Tuesday, October 18, 2011
Joe R. Lansdale's "All the Earth Thrown to the Sky": Growing Up On The Run
All the Earth Thrown to the Sky (2011)
Written by Joe R. Lansdale
Joe R. Lansdale Official Site
Joe Lansdale's Blog
In the best books, a writer spins his or her yarn much like a spider laying web for its prey. The reader becomes hopelessly entangled. The eight-legged author has already administered poison from the first sentence. By the story's climax, feeding has well begun. The kicker is that we, the vulnerable cocooned reader, thank that author for swallowing us whole.
In this allegory, Joe R. Lansdale is akin to a black widow: hypnotic, down-and-dirty, and one of the most deadly on Earth. You'd never know it if you've ever spoken to the man or even just followed his twitter posts. He seems so full of cheer and enthusiasm, one would think his persona to be clever camouflage for trapping us hapless flies. You see, Joe Lansdale is from the old school where writers like Elmore Leonard, Raymond Chandler, and Richard Matheson cast webs with a sweet charm that belies the death blow. His east Texas flavor is like sweet tea laced with strychnine. Or, in keeping with my allegory, like a gorgeous, dew-soaked web hypnotically glistening in the sun. You struggle at first, but give in to the invitation of such brutal beauty knowing that death is really a reward.
But you've probably had enough metaphors for now. The point of this little piece is to let you know that Mr. Lansdale has recently released a very great new book. All the Earth Thrown to the Sky is his return to the young adult format previously taken back in the 90's with The Boar. Fans of his work know that Lansdale would never stoop to patronize his readers, no matter their age. Mr. Lansdale is certainly no snot-nosed juvenile, but he is a man who hasn't lost a sense of being a kid. One only need to read The Boar, and the excellent tale The Bottoms, to know he has one foot planted right back in the awkward stage of adolescence. Like all the best people, he's matured where it counts, but remained a kid in all the right ways. In keeping with that, his latest novel honors kids of all ages - by not sugar-coating a damn thing.
All the Earth Thrown to the Sky is the story of Jack Catcher, a young man living in Depression-era Oklahoma during a period of the worst Dust Bowl storms. Dense blowing dirt, dust, and debris pervades every aspect of the life of his fellow Oklahomans. After burying his parents, victims of the suffocating environmental and economic turmoil, he sets out on a great adventure to escape mountains of dust and poverty. His eyes and lungs assaulted by the oppressive wind, he his determined to make a new life. Winds once imprisoning him now blow with the hope of change.
Meeting up with whip-smart Jane, and her brother Tony, the three embark on a quest to find a new home free of the confines, sadness, and loss wrought from their buried home. Along the way, they encounter a slew of colorful characters, good and bad, These gray area heroes and villains guide them on their path to growing up fast, but on their own terms. Throughout the course of the story, they must use their wits, and summon shear strength of character, to overcome seemingly insurmountable odds. Navigating the multi-colored Dust Bowl, they weave in and out of situations involving brutal gangsters, cheating carnies, hoboes, and slave-drivers. Each encounter draws them closer together, yet also drives them apart. For each recognizable color of wind-strewn dust that blows in from surrounding states, so, too, is the spectrum of color in the characters motivations and actions. Growing up sometimes means growing apart, from friends, family, and home.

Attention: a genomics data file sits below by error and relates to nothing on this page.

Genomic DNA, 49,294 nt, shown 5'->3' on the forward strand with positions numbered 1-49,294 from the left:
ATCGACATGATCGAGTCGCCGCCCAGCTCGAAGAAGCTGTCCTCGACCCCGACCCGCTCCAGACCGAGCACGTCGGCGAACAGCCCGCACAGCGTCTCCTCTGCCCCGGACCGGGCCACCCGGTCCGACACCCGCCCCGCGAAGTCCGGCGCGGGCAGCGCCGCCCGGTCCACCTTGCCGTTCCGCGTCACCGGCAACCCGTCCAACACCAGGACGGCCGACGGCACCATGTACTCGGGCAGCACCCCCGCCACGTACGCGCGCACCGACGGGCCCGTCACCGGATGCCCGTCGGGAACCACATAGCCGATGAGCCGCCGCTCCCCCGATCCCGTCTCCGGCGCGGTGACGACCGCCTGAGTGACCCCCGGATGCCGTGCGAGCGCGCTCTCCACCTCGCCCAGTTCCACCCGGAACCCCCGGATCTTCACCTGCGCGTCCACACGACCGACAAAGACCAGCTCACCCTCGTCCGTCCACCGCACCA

Once Mr. Lansdale starts describing the harsh winds of Oklahoma, you'll swear you're spitting up particles of dust as you read. When he describes the heat, sweat is dripping down your neck. Someone get me a glass of water! As we've come to expect, Lansdale excels in rich characterization, and creating a sense of place. He knows these places - the towns, swamps, and miles of dry earth - like the back of his hand. The language, customs, hopes, and fears specific to whatever area Lansdale describes is represented fully and with great respect to the region. People talk just as they would if you were standing right before them. They act not as we'd expect cliche story characters to act, but as very human subjects with insecurities, doubts, but also resilience and a sense-of-humor.
It's always great when a writer incorporates a little history in a tale. In this case, Mr. Lansdale draws not only from the Depression-era, but also peppers the story with recognizable characters from that period. Infamous people like Pretty Boy Floyd show up with regularity, allowing us to see why "criminals" or other folks operating in the underbelly could also be celebrated when there's not much future to look forward to. The orphans in our story take on a quest to protect a carnival fighter who may or may not be a good person. In dealing with some shady people, they are perhaps catching a glimpse of their own possible futures. Whether they resist, or give in, remains to be seen.
As always, there's a real heart - full of longing and nostalgia - beating at the center of Mr. Lansdale's book. It truly was created for an audience of all ages, and might serve to connect generations that have become so divided, we can no longer tear ourselves from personal computing devices when we speak. Because Lansdale is such a deft storyteller, those generations can find common ground by discussing All the Earth Thrown to the Sky. While it's a story set back several decades to a forgotten time, the echoes are being felt even in today's unpredictable climate. Mr. Lansdale's book allows us be informed, entertained, but most of all, aware that struggle is timeless when everything we hold dear can be thrown to the sky and scattered at a moment's notice.